However, the challenge was bigger than one sector – and everyone would need to work together if Northern Ireland – and indeed the UK – was to succeed.

Alliance Party MLA Stewart Dickson said, “When it comes to agriculture, we must work alongside the farming community in Northern Ireland to develop a joined-up, holistic approach.

“Elsewhere, a mass insulation programme for both domestic and commercial properties will tackle a key issue at step one.”

Meanwhile Richard Johnston, of Ulster University, added, “We have to look at a hybrid working model policy. That’s one of the ways we can reduce commuting.”

Northern Ireland’s role would not, he said, “be to build or manufacture, but it will be about installing, operating and maintaining”.

Part of this collaborative, balanced approach would be about ensuring all sectors were considered.

DAERA’s Arron Wright said, “We can’t focus in on one specific thing and ignore potential impacts on other areas we want to take forward.

“The agriculture sector has particular challenges, but it also has great opportunities including biomethane production and how that could be part of the gas and energy mix as a potential solution.”

Agriculture Minister and DUP MLA Edwin Poots agreed, adding that the agri-food industry’s large output of emissions should be balanced with its contribution to the economy, including supporting more than 100,000 jobs.

“It’s true that agriculture finds the transition a challenge,” he said, “but there is considerable effort going into that.

“We believe – just as Northern Ireland was at the forefront of the industrial revolution – we can be at the forefront of this green revolution.”

Mr Poots said Northern Ireland’s position as an island – “with lots of wind and water around us” – presented opportunities, while hydrogen and biomethane production would also help Northern Ireland transition to the use of renewables.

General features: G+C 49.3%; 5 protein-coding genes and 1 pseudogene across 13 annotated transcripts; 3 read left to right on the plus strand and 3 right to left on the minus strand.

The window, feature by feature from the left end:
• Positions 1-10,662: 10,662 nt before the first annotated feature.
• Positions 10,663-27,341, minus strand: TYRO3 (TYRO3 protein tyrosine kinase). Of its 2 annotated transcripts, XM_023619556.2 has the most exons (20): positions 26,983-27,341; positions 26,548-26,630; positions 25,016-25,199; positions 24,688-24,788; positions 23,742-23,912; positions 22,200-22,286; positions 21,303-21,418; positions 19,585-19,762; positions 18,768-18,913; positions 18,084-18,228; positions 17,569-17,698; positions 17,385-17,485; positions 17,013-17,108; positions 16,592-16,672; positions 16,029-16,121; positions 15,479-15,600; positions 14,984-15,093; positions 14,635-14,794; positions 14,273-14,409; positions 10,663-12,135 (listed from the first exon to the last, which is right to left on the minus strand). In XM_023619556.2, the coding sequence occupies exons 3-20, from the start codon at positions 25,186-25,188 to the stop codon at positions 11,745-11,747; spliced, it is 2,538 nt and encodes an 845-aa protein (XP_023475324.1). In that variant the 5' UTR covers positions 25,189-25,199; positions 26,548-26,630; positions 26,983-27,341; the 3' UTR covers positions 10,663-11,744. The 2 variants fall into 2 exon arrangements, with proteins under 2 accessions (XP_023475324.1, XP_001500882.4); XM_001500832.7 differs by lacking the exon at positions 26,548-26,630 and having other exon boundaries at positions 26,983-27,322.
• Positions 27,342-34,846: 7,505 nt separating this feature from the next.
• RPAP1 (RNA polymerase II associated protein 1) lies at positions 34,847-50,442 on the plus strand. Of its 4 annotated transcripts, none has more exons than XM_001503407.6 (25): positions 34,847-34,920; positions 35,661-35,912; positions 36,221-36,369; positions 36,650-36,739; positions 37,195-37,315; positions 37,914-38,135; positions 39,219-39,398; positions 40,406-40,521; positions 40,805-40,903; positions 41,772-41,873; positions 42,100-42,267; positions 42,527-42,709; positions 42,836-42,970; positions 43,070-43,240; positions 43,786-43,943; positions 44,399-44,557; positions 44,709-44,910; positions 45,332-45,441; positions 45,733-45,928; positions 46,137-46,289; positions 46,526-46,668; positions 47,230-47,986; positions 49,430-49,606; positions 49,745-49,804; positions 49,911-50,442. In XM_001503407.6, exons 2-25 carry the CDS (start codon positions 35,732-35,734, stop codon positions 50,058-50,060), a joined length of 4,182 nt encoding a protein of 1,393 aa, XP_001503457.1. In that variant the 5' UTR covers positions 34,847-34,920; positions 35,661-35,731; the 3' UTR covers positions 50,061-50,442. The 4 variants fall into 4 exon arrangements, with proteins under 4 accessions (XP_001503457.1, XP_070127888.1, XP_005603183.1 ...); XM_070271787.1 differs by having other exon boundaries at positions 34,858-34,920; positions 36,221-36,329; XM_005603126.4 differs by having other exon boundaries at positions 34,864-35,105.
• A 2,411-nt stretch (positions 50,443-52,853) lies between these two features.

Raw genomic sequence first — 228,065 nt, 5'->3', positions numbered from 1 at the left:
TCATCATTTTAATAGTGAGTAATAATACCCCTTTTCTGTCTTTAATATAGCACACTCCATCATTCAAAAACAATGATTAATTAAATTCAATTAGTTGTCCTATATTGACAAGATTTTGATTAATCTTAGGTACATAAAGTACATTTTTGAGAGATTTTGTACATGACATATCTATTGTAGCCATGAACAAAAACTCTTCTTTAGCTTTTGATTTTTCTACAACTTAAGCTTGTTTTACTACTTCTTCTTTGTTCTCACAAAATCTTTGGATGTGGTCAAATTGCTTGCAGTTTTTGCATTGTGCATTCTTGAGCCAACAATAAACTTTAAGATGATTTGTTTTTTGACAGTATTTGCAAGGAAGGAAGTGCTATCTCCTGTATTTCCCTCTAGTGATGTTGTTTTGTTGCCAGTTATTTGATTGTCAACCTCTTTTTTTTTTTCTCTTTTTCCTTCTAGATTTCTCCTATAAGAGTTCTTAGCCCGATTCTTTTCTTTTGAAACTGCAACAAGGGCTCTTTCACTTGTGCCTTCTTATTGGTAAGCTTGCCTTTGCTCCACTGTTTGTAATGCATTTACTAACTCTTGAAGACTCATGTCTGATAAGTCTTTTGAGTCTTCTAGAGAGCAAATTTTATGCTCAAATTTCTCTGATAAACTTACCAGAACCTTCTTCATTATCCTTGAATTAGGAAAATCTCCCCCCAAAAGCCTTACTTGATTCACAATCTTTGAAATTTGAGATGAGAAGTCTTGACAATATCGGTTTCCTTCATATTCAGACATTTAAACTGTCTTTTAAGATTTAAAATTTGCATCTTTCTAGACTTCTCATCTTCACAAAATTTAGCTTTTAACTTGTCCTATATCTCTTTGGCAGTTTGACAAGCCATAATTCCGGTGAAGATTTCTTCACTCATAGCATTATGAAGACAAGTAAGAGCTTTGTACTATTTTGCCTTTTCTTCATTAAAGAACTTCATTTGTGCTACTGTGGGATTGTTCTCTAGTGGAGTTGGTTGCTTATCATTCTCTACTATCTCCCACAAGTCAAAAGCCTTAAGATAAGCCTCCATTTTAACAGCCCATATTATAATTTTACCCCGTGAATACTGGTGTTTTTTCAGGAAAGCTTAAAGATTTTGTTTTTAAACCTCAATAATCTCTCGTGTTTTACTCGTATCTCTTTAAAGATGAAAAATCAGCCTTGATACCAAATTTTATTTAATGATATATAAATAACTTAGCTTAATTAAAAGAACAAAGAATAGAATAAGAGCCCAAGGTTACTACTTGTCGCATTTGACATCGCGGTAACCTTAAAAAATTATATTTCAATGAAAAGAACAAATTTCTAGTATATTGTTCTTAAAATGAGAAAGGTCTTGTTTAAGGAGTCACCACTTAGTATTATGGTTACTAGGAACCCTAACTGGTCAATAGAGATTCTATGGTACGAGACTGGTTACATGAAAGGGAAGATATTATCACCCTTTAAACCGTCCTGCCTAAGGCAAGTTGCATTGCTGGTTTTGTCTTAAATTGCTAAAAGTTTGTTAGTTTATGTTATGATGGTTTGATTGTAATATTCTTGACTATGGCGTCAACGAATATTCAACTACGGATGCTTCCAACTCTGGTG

He also said the country should focus more heavily on 2030 and what can be delivered quickly, with reaching 80pc net zero targets being a more achievable goal. Any more, he added, could be “devastating for the economy”.

He said, “Meeting 100pc net zero emissions by 2050 in the UK is something we can help achieve. Some are insisting we do this at home, but without the science, which isn’t available yet, it’s aspirational. You’d only be misleading people when you don’t have the know-how to deliver that target.”

In it together

The Telegraph’s Margaret Canning and Jim McCooe closed the discussion.

Ms Canning said, “It is clear politicians on all sides are committed to doing what they can to help the green growth agenda. It is also clear that our agriculture sector will see a lot of change. It is going to be a costly process but we have seen some visionaries succeed. Let’s hope for more of the same.”

Mr McCooe added, “There is no way this is going to happen with just one party. It needs to be all of us together and that’s what I’ve heard here today.”

Full list of attendees

  • Steve Aiken, MLA Ulster Unionist Party, South Antrim, Committee Chair – Committee for Finance
  • Caoimhe Archibald, MLA Sinn Fein Party, East Londonderry, Committee Chair – Committee for the Economy
  • Margaret Canning, (Chair), Business Editor, Belfast Telegraph
  • Stewart Dickson, MLA Alliance Party
  • Richard Johnston, Associate Director, Ulster University Economic Policy Centre
  • Tim Lyne, Lead Economist, Oxford Economics
  • Jim McCooe (Host), Lloyds Banking Group Ambassador for Northern Ireland and Head of Customer Contact, Belfast.
  • Edwin Poots, MLA Democratic Unionist Party, Lagan Valley, Minister – Department of Agriculture, Environment and Rural Affairs
  • Richard Holt, Head of Global Cities Research, Oxford Economics
  • Arron Wright, Director of Green Growth, DAERA